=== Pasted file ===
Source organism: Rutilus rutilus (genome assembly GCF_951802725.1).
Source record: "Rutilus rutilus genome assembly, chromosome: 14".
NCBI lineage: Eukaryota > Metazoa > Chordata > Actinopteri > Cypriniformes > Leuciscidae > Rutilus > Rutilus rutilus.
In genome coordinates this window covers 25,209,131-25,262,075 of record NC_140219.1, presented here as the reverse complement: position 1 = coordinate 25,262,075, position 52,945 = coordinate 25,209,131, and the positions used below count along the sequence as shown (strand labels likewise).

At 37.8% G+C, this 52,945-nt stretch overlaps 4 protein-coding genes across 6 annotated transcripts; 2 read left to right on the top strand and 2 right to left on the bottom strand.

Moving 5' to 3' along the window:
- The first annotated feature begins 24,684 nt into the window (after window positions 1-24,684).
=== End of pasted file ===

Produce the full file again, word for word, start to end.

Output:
Source organism: Rutilus rutilus (genome assembly GCF_951802725.1).
Source record: "Rutilus rutilus genome assembly, chromosome: 14".
NCBI lineage: Eukaryota > Metazoa > Chordata > Actinopteri > Cypriniformes > Leuciscidae > Rutilus > Rutilus rutilus.
In genome coordinates this window covers 25,209,131-25,262,075 of record NC_140219.1, presented here as the reverse complement: position 1 = coordinate 25,262,075, position 52,945 = coordinate 25,209,131, and the positions used below count along the sequence as shown (strand labels likewise).

At 37.8% G+C, this 52,945-nt stretch overlaps 4 protein-coding genes across 6 annotated transcripts; 2 read left to right on the top strand and 2 right to left on the bottom strand.

Moving 5' to 3' along the window:
- The first annotated feature begins 24,684 nt into the window (after window positions 1-24,684).